CalTrans Acquires Leica ScanStation C10 Scanners for Bay Bridge Construction
Norcross, Ga., April 17, 2012—The California Department of Transportation (CalTrans) now operates five ScanStation C10 laser scanners from Leica Geosystems. Two were purchased outright, and three are upgrades from Leica ScanStation 2 scanners, used as trade ins. “The upgrade to the C10 was a natural for us, and we did it for all the classic reasons,” said Thomas Taylor, PLS, CalTrans’ Chief of Survey Coordination and New Technology, “It’s a faster, lighter, and less bulky scanner, and it gets into places where the ScanStation 2 wouldn’t fit.” “The C10 is also safer for us,” adds Senior Transportation Surveyor Kevin Akin, “By reducing the time that crews spend in marginal setup locations, we minimize exposure and increase the amount of projects that we can do safely.”
Laser scanning is a fairly new technology at CalTrans, but is already seeing widespread adoption by the internal ‘customers’ at one of the world’s largest survey and design entities. “We use scanning for all the classic projects, like profiles and digital terrain models,” says Taylor, “But as word gets out, we’re getting requests for a much greater variety of work.” One example he cites is a request from an environmental department for scans of an area prior to changing the course of a river; the resulting data will be compared to future scans to assess project impact. “We’re also being asked for forensic, hydraulic, and geotechnical surveying, and we’re starting to get involved in asset management,” says Taylor, “Really, faster, easier laser scanning is a game changer for us; it reminds of the period when RTK suddenly made GPS the right choice for a lot more projects.”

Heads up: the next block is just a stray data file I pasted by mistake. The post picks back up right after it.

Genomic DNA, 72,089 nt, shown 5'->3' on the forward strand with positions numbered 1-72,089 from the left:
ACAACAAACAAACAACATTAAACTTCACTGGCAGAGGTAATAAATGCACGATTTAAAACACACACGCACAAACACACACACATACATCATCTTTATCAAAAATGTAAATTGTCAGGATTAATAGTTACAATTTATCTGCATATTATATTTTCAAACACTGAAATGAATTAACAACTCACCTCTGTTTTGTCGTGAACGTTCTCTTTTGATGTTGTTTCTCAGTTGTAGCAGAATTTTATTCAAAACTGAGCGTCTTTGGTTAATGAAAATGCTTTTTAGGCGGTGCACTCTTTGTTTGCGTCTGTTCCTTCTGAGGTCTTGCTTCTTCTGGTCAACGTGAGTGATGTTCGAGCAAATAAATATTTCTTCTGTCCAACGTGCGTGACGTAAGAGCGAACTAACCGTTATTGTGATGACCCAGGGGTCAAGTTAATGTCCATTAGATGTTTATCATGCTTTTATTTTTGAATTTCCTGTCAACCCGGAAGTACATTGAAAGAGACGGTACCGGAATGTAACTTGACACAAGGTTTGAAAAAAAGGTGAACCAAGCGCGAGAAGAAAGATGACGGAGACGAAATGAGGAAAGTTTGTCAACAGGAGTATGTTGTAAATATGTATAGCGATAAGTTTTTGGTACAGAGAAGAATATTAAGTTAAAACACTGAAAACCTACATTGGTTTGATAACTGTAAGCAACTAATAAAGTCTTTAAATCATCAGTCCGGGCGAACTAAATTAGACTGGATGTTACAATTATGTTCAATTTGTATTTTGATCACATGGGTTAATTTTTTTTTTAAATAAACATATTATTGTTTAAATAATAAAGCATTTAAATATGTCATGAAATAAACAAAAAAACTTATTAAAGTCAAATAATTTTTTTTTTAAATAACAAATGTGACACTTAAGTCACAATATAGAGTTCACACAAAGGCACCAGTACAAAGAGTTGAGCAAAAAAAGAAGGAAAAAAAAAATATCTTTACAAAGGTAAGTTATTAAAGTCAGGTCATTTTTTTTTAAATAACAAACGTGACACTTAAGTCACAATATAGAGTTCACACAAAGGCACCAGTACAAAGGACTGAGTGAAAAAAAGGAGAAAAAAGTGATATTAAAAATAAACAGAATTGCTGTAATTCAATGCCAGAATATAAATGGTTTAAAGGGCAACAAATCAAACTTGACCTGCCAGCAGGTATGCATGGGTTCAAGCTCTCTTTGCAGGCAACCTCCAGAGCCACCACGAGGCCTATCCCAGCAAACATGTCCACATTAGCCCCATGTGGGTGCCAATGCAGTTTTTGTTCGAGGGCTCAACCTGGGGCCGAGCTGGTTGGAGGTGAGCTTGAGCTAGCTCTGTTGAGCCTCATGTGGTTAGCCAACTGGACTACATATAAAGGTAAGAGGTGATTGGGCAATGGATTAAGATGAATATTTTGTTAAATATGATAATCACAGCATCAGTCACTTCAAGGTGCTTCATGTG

ScanStation C10s are also being used on two of CalTrans’ very highest profile projects, the San Francisco-Oakland Bay Bridge seismic safety reconstruction and the Presidio Parkway—both are high budget projects in iconic locations that have to please a very demanding public.
On the Bay Bridge project, scans of Yerba Buena Island were used for design work. And a Lecia C10 is being used constantly as the bridge’s signature self-anchored suspension span (SAS) is loaded with weight. “The construction plan calls for tightly controlled deformation under load stressing,” Taylor explains, “So a crew is on call to scan as needed to verify that tolerances aren’t being exceeded.” And on the Presidio Parkway/Doyle Drive reconstruction, scans are being used to preserve historic structures and to complete design surveys safely in high-traffic areas.
“Leica Geosystems is very happy to be working with CalTrans to ensure that their scanning technology is world class and up to date,” says Regional Sales Manager Birk Ellis, “They did amazing things with our ScanStation 2, and we’re proud to see the C10 performing well on the world’s most amazing bridge construction project. CalTrans’ investment shows that they are committed to the use of excellent technology while meeting the transportation challenges facing California!”
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